The London Olympics are just days away, the realisation that four years have passed since Lin Dan’s masterclass in Beijing and that five champions will be crowned – before it all ends for another four years come August 5.
All the favourites are present this year, Lee Chong Wei has recovered from his ankle injury but to what extent remains unclear. His first match will be against Finland’s Ville Lang, a EBU tour veteran whose physical approach to the game will be a intriguing test for the Malaysian and his ankle. Lin Dan takes on Scott Evans, with the Irishman making it into the Olympics from second reserve to be the first hurdle in Lin Dan’s defence of the title. A last 16 clash with Taufik Hidayat potentially awaits, as the 2004 and 2008 Olympic champions face one another in 2012.
Peter Gade starts his campaign against Portugal’s Pedro Martins, but matches with Shon Wan Ho and Chen Long await on his path to the semi final stage and any chance of a medal. British hopes lie in the hands of Rajiv Ouseph, who takes on the European silver medalist Henri Hurskainen and world championship quarter finalist Kevin Cordon – with the group winner taking on Sho Sasaki unless one of the greatest upsets in the history of the Olympics and Virgil Soeroredjo sensationally defeats the 6th seeded Sasaki.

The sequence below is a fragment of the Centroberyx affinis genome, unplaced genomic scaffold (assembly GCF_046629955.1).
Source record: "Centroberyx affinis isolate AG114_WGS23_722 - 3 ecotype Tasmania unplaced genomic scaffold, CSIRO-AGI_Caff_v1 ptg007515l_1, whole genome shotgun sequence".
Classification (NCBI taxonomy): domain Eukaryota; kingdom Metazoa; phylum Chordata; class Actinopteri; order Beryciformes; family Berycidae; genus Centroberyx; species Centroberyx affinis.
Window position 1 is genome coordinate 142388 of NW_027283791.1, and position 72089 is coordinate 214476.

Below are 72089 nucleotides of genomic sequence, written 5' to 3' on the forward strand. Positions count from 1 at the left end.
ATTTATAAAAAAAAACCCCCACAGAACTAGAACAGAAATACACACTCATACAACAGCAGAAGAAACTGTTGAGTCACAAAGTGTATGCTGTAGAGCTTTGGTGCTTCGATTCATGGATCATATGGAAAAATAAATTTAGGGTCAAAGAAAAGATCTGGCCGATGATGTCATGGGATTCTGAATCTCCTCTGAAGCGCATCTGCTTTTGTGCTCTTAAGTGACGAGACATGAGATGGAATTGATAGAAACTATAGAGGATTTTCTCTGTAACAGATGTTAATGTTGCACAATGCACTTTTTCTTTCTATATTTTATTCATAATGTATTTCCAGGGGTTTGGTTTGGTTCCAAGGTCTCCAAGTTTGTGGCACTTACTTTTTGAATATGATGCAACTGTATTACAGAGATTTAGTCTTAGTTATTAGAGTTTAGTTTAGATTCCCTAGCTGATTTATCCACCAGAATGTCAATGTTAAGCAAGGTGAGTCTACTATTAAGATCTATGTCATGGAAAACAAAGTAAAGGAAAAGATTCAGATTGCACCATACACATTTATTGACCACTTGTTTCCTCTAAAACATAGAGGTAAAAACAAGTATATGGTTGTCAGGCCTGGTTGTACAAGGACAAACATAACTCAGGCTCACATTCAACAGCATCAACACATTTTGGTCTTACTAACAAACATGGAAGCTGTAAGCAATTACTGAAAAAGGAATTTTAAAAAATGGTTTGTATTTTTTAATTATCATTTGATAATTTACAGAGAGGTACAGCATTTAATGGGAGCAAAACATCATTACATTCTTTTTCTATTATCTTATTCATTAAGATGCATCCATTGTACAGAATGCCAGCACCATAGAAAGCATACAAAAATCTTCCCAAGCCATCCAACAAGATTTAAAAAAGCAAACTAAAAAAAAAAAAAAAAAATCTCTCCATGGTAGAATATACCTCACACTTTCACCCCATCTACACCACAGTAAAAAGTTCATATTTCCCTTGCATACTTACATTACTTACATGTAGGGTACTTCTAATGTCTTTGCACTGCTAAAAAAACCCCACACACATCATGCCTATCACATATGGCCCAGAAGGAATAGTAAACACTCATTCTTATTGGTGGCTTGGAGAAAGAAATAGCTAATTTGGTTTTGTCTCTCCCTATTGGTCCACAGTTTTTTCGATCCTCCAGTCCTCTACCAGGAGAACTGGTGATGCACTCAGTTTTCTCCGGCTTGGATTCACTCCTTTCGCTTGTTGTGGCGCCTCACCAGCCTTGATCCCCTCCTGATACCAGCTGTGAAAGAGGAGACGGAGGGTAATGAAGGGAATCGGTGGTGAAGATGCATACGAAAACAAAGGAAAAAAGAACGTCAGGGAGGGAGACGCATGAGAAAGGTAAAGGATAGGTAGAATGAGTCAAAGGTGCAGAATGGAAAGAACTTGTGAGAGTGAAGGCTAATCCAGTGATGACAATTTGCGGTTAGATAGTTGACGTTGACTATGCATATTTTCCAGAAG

Michelle Li will be the top seeded Wang Yihan’s opening round match, with the Canadian meeting the top seed in both her events at the Olympics. Wang Xin takes on the USA’s Rena Wang whilst Li Xuerui has to take on both Carolina Marin and Claudia Rivero to ensure her place in the last 16. Saina Nehwal’s quarter of the draw is laden with Europeans, with no less than 14 of the 16 players coming from European – headlined by the 5th seeded Tine Baun, Saina Nehwal’s likely quarter final opponent. Susan Egelstaff couldn’t have hand picked a better group, with Britain’s sole entry taking on the 12th seeded Sayaka Sato and Slovenia’s Maja Tvrdy, both of which she has a superior head to head against.
Perhaps the toughest groups of the Olympics is in the men’s doubles, with Lee and Chung of Korea taking on the 2005 world championships Bach and Gunawan, as well as the Japanese pair of Sato and Kawamae then finally Koo and Tan of Malaysia. Another intriguing group features the 4th seeded Ko and Yoo, who take on Issara and Jongjit of Thailand, a pair they have never beaten, as well as Poland’s Cwalina and Logosz before the hardest of their group matches against Ahsan and Septano.